Sunday, February 26, 2012

The Secret World of Arrietty

[NOTE: There will be spoilers to the film. Of course... If you have a heart and an understanding of narrative beauty & story-telling, you should realize that my spoilers in no way harm the value of viewing the film for yourself. But you've been warned.]

It's rare that I'll get into anything on this blog that isn't heavily intellectual, philosophical, or work-related. This is by well-considered choice, of course... As open as I am with my thoughts on a lot of broad topics, my feelings and personal life I tend to like to keep for myself and those closest to me.

Nothing about that has really changed, however I want to break away from my usual book-length tirades on economics and politics to talk about a film that - as good art frequently does for me - reframed my feelings about a relatively significant life-event that I'm currently experiencing. I can't do that without alluding to at least some aspects of these experiences... So this is personal.

The Secret World of Arrietty is a newly released (or at least, newly distributed in the United States) film by Studio Ghibli... The production company run by master Japanese animator, Hayao Miyazaki.

It is based on the book series, "The Borrowers" by Mary Norton... I have not read these books, so I'm not really qualified to comment on the source material, but the film is about a pair of young teenagers who meet at an important time in each of their lives.

One is a human boy named Shawn who has recently been relocated to his mother's childhood home to rest before heart surgery; and the other is the "borrower", Arrietty - a normally proportioned girl who is about 3" tall.

The two essentially fall in love with each other as innocent & platonic friends... This bond is a common and recurring theme in most of Miyazaki's films, in case you're unfamiliar with his body of work.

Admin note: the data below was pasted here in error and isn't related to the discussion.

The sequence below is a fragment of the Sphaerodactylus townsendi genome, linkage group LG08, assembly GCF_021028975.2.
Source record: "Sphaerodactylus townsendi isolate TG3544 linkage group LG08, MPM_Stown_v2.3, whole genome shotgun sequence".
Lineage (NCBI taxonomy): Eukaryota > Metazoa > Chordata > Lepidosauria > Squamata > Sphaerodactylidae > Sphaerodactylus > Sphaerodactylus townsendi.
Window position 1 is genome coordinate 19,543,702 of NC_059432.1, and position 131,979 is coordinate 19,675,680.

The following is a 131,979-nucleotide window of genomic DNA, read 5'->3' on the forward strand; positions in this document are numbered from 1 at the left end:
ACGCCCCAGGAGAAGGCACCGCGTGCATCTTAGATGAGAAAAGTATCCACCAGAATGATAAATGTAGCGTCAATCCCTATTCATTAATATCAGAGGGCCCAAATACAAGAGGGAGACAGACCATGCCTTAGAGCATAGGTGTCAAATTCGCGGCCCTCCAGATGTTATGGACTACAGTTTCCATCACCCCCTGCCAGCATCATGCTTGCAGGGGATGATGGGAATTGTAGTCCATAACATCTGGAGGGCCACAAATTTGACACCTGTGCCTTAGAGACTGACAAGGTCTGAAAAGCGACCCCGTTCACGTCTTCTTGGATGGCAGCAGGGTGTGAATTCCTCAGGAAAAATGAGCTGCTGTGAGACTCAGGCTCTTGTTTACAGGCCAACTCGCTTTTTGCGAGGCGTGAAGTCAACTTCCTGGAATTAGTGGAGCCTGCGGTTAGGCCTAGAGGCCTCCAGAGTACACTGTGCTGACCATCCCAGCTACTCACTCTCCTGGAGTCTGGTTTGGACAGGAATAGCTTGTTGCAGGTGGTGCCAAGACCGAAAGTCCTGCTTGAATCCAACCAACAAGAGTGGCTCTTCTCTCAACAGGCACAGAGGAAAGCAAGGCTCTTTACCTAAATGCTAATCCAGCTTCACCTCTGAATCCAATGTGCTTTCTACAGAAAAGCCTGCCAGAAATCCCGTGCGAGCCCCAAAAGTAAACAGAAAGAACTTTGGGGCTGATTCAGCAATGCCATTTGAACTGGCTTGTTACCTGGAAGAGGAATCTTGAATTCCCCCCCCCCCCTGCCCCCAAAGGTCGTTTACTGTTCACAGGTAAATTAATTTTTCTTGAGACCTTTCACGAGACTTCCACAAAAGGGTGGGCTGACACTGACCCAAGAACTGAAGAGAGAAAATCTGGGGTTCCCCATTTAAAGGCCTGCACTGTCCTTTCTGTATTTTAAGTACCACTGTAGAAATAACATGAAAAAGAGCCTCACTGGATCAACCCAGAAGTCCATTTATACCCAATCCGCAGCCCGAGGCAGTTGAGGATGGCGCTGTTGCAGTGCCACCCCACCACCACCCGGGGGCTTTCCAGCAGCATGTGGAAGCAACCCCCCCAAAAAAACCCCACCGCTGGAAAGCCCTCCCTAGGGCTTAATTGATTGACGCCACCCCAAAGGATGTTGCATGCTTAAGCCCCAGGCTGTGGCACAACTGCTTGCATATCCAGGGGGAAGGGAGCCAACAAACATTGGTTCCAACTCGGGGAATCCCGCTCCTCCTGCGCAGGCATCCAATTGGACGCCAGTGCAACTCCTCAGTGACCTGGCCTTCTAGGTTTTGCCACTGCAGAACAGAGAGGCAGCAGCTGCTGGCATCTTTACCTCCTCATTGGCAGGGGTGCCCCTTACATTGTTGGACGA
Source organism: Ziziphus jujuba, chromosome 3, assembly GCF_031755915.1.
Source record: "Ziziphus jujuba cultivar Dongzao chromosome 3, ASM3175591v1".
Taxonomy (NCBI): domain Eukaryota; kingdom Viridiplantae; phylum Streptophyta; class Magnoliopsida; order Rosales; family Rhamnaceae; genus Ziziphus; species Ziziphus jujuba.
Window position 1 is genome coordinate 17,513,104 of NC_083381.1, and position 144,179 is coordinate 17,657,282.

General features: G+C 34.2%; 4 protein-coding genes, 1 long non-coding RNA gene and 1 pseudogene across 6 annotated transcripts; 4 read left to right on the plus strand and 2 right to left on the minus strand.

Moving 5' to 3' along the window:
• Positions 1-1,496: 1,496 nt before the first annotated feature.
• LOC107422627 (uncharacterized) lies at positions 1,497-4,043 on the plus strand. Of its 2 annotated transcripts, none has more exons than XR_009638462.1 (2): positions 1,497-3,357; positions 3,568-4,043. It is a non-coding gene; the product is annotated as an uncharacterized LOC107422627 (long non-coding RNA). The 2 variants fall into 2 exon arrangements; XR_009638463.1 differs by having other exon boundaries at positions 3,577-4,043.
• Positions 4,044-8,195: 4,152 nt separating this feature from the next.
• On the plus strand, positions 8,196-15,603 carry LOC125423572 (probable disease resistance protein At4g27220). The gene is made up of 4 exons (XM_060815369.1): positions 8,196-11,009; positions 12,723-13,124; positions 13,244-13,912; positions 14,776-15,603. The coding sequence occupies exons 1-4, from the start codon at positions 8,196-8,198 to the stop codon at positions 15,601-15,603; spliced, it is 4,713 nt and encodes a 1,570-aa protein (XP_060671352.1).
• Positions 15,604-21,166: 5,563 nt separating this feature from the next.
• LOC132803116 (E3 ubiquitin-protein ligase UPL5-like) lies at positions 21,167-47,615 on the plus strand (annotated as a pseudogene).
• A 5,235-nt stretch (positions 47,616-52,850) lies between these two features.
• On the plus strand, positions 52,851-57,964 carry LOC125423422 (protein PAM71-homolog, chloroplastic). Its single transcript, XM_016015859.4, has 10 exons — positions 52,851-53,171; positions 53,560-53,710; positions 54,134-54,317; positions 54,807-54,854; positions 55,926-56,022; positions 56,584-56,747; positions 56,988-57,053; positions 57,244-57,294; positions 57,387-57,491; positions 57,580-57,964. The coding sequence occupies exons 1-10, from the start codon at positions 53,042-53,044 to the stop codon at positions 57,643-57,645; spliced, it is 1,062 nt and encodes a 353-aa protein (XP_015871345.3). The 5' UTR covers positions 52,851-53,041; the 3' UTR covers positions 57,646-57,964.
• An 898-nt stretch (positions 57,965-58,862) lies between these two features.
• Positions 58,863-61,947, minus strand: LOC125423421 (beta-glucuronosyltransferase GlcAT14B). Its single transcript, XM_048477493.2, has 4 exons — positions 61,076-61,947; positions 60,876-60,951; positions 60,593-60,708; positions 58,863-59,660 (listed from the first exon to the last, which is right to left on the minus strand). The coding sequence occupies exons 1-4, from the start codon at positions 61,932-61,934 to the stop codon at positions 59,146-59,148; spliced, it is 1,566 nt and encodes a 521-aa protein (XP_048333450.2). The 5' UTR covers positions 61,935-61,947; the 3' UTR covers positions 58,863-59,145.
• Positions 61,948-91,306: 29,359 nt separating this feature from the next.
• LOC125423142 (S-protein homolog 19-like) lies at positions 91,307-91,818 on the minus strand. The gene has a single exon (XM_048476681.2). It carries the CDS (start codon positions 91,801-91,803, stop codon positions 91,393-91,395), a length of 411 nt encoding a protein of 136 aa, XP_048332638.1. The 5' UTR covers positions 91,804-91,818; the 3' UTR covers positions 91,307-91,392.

Without divulging much of the story, over the course of the film, the love developed between Shawn & Arrietty comes to deeply affect each others' lives; changing them both for the better... But as is also a common theme in Miyazaki's work, in the end, Shawn & Arrietty cannot remain together physically and must eventually separate, having successfully transformed as characters. They say their bittersweet goodbyes and leave each other only with loving memories of their time together.

There is little more painfully real or beautiful in life than sharing experiences and deeply connecting with another person for only a short time.

And... without going into too much detail here... I find myself experiencing exactly these emotions and feelings now, as the person who has meant the most to me and has been my closest friend since moving to Washington, D.C., is now leaving for China.

There is no guarantee that I will see her again... and if that is the case, I can say with complete certainty that my life will be immensely poorer for it.

My life is already poorer for it.

I hope, of course, that she comes back into my life in a more tangible way as soon as possible and that in the interim I do not lose touch with her...

Life is strange & mysterious and it has ways of bringing people back together sometimes. I like to believe that this will be the case. As I get older and more financially secure, it fortunately becomes easier to make sure I see friends again as well, which is good... But who knows when, where or under what circumstances that may be - if it happens at all.

What has become exceptionally clear in the last few weeks is how important this person has become to my life in DC so far... It's one of those unexpected, entirely unplanned things when you find someone you truly care about, but it's also one of life's most beautiful surprises. Unfortunately, caring about people also tends to mean that you feel it when they are no longer there.

So to see her leave the city as I come into the full implication of my realization is a minor tragedy for me. By now, she knows all this and I hope the feeling is, for the most part, mutual... if not quite identical.